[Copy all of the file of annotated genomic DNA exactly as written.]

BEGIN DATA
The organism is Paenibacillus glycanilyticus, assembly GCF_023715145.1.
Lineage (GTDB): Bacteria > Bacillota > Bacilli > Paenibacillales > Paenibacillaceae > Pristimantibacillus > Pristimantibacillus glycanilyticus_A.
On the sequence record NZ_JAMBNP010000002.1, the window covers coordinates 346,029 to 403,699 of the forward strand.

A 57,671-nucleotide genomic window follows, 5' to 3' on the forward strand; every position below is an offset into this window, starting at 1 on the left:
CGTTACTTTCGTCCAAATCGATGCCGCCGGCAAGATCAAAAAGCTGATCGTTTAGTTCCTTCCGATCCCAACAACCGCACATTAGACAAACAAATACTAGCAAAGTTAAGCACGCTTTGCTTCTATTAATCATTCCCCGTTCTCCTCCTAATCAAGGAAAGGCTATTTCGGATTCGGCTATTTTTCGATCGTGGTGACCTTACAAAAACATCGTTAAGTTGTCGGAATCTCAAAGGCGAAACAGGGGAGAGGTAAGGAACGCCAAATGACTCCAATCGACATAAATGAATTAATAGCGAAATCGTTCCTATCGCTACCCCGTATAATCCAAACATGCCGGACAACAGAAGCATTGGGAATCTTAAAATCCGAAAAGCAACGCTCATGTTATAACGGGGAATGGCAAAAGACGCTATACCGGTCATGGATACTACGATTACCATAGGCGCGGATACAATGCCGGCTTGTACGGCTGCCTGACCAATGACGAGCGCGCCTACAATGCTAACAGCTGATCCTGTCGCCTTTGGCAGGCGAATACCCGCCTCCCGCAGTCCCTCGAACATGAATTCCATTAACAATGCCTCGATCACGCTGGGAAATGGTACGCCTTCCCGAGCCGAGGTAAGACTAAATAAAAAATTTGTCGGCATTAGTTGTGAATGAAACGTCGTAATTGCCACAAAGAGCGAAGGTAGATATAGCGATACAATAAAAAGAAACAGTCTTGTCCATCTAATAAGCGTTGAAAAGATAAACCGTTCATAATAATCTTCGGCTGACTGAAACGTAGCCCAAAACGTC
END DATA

The organism is Paenibacillus glycanilyticus, assembly GCF_023715145.1.
Lineage (GTDB): Bacteria > Bacillota > Bacilli > Paenibacillales > Paenibacillaceae > Pristimantibacillus > Pristimantibacillus glycanilyticus_A.
On the sequence record NZ_JAMBNP010000002.1, the window covers coordinates 346,029 to 403,699 of the forward strand.

A 57,671-nucleotide genomic window follows, 5' to 3' on the forward strand; every position below is an offset into this window, starting at 1 on the left:
CGTTACTTTCGTCCAAATCGATGCCGCCGGCAAGATCAAAAAGCTGATCGTTTAGTTCCTTCCGATCCCAACAACCGCACATTAGACAAACAAATACTAGCAAAGTTAAGCACGCTTTGCTTCTATTAATCATTCCCCGTTCTCCTCCTAATCAAGGAAAGGCTATTTCGGATTCGGCTATTTTTCGATCGTGGTGACCTTACAAAAACATCGTTAAGTTGTCGGAATCTCAAAGGCGAAACAGGGGAGAGGTAAGGAACGCCAAATGACTCCAATCGACATAAATGAATTAATAGCGAAATCGTTCCTATCGCTACCCCGTATAATCCAAACATGCCGGACAACAGAAGCATTGGGAATCTTAAAATCCGAAAAGCAACGCTCATGTTATAACGGGGAATGGCAAAAGACGCTATACCGGTCATGGATACTACGATTACCATAGGCGCGGATACAATGCCGGCTTGTACGGCTGCCTGACCAATGACGAGCGCGCCTACAATGCTAACAGCTGATCCTGTCGCCTTTGGCAGGCGAATACCCGCCTCCCGCAGTCCCTCGAACATGAATTCCATTAACAATGCCTCGATCACGCTGGGAAATGGTACGCCTTCCCGAGCCGAGGTAAGACTAAATAAAAAATTTGTCGGCATTAGTTGTGAATGAAACGTCGTAATTGCCACAAAGAGCGAAGGTAGATATAGCGATACAATAAAAAGAAACAGTCTTGTCCATCTAATAAGCGTTGAAAAGATAAACCGTTCATAATAATCTTCGGCTGACTGAAACGTAGCCCAAAACGTC